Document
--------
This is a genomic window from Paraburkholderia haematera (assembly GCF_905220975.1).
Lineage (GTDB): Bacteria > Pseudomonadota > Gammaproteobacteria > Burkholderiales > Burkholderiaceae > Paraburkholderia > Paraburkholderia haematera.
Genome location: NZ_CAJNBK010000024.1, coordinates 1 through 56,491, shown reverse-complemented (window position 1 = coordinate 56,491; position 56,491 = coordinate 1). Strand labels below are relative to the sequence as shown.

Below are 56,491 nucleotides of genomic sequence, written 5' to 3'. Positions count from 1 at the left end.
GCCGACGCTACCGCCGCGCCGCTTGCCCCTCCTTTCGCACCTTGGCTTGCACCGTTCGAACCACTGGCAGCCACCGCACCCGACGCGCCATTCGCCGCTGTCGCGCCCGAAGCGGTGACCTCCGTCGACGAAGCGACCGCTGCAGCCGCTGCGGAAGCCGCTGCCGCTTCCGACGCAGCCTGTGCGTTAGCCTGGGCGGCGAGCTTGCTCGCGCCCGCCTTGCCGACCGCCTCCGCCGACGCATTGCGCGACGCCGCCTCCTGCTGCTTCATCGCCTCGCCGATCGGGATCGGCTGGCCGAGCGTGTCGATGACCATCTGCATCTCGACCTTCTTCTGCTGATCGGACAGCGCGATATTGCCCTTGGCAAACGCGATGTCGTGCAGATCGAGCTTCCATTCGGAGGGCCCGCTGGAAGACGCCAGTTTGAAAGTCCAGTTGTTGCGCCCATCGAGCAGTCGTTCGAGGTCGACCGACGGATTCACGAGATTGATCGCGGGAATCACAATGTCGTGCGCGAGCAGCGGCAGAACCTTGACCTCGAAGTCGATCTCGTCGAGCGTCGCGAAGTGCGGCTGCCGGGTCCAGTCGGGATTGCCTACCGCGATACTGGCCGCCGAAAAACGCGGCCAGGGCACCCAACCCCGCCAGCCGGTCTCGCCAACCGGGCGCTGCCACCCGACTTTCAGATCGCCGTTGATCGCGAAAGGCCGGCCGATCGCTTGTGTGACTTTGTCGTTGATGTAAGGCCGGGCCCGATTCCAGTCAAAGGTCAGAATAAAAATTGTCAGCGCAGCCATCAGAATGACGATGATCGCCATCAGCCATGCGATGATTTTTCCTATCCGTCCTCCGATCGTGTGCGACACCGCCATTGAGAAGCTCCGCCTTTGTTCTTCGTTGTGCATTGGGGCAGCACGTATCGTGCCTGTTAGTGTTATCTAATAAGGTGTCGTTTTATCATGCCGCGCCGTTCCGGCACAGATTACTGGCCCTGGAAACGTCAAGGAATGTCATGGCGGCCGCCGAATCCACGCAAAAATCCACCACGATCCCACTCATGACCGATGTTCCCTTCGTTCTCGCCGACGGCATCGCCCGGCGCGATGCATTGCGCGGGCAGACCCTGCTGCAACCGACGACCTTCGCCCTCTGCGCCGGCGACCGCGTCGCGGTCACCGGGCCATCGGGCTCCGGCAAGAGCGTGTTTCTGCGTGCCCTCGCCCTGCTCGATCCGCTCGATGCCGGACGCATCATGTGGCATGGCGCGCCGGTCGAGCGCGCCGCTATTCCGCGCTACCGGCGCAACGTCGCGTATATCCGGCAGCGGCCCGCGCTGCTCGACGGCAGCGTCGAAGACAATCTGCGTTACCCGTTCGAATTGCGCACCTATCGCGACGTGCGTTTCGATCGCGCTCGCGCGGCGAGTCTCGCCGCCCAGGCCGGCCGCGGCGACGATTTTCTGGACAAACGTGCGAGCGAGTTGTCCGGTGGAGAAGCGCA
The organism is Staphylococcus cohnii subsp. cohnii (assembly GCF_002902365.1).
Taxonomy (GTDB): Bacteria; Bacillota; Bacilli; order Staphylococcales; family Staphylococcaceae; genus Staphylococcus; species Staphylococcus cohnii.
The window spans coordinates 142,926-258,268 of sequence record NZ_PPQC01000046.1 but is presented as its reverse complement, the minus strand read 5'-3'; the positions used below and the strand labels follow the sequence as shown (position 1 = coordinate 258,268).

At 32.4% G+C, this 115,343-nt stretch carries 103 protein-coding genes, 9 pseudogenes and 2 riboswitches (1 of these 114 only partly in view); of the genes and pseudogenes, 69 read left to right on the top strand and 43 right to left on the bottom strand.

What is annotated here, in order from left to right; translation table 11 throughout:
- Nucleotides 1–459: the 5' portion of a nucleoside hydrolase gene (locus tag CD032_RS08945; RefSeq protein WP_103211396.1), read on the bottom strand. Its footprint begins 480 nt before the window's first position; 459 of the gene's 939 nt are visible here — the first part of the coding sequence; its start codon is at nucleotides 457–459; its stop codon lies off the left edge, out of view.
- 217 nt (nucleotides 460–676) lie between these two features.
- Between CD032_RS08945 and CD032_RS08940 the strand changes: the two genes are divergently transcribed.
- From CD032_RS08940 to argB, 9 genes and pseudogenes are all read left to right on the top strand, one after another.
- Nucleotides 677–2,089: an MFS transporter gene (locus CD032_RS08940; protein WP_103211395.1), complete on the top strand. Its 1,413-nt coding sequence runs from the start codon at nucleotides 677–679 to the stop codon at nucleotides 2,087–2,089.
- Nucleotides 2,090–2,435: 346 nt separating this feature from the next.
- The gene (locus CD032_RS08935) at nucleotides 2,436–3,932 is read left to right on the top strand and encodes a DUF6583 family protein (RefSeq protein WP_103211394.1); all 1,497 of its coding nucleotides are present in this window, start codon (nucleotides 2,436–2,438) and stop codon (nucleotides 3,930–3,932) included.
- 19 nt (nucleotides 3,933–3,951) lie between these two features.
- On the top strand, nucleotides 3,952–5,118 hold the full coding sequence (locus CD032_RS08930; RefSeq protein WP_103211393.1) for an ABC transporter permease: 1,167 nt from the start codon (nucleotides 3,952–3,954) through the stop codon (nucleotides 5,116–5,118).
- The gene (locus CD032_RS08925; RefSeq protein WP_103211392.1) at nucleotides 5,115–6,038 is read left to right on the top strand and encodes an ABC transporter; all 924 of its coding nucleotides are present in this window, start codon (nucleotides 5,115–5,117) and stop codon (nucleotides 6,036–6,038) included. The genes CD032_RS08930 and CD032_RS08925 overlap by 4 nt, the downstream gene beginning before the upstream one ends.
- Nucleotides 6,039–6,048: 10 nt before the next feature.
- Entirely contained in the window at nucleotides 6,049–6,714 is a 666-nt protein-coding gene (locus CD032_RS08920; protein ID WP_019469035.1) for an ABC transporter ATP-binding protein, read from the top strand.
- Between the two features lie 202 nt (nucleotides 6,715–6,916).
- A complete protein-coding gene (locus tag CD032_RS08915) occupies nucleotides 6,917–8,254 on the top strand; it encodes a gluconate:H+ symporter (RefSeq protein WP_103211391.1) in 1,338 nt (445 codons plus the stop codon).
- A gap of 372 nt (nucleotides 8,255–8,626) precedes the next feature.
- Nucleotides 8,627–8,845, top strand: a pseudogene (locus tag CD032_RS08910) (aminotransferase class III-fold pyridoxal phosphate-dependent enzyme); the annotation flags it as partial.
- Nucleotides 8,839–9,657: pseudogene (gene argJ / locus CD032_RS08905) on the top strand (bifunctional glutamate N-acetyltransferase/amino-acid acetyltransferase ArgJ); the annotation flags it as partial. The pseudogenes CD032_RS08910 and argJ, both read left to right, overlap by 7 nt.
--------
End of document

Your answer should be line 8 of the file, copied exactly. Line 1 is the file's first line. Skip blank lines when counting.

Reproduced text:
The window spans coordinates 142,926-258,268 of sequence record NZ_PPQC01000046.1 but is presented as its reverse complement, the minus strand read 5'-3'; the positions used below and the strand labels follow the sequence as shown (position 1 = coordinate 258,268).